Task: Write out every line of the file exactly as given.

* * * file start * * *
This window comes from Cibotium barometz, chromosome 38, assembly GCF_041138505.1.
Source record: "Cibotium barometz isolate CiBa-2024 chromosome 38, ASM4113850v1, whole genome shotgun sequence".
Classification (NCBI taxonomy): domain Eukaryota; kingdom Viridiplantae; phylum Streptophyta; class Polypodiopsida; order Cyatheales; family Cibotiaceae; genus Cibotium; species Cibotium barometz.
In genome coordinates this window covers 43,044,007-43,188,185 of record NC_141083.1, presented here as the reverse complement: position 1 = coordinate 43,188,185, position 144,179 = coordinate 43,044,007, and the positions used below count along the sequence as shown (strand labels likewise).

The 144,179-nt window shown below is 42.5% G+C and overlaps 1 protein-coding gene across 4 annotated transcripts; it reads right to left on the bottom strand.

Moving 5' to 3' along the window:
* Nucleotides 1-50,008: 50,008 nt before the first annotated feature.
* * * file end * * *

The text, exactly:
This window comes from Cibotium barometz, chromosome 38, assembly GCF_041138505.1.
Source record: "Cibotium barometz isolate CiBa-2024 chromosome 38, ASM4113850v1, whole genome shotgun sequence".
Classification (NCBI taxonomy): domain Eukaryota; kingdom Viridiplantae; phylum Streptophyta; class Polypodiopsida; order Cyatheales; family Cibotiaceae; genus Cibotium; species Cibotium barometz.
In genome coordinates this window covers 43,044,007-43,188,185 of record NC_141083.1, presented here as the reverse complement: position 1 = coordinate 43,188,185, position 144,179 = coordinate 43,044,007, and the positions used below count along the sequence as shown (strand labels likewise).

The 144,179-nt window shown below is 42.5% G+C and overlaps 1 protein-coding gene across 4 annotated transcripts; it reads right to left on the bottom strand.

Moving 5' to 3' along the window:
* Nucleotides 1-50,008: 50,008 nt before the first annotated feature.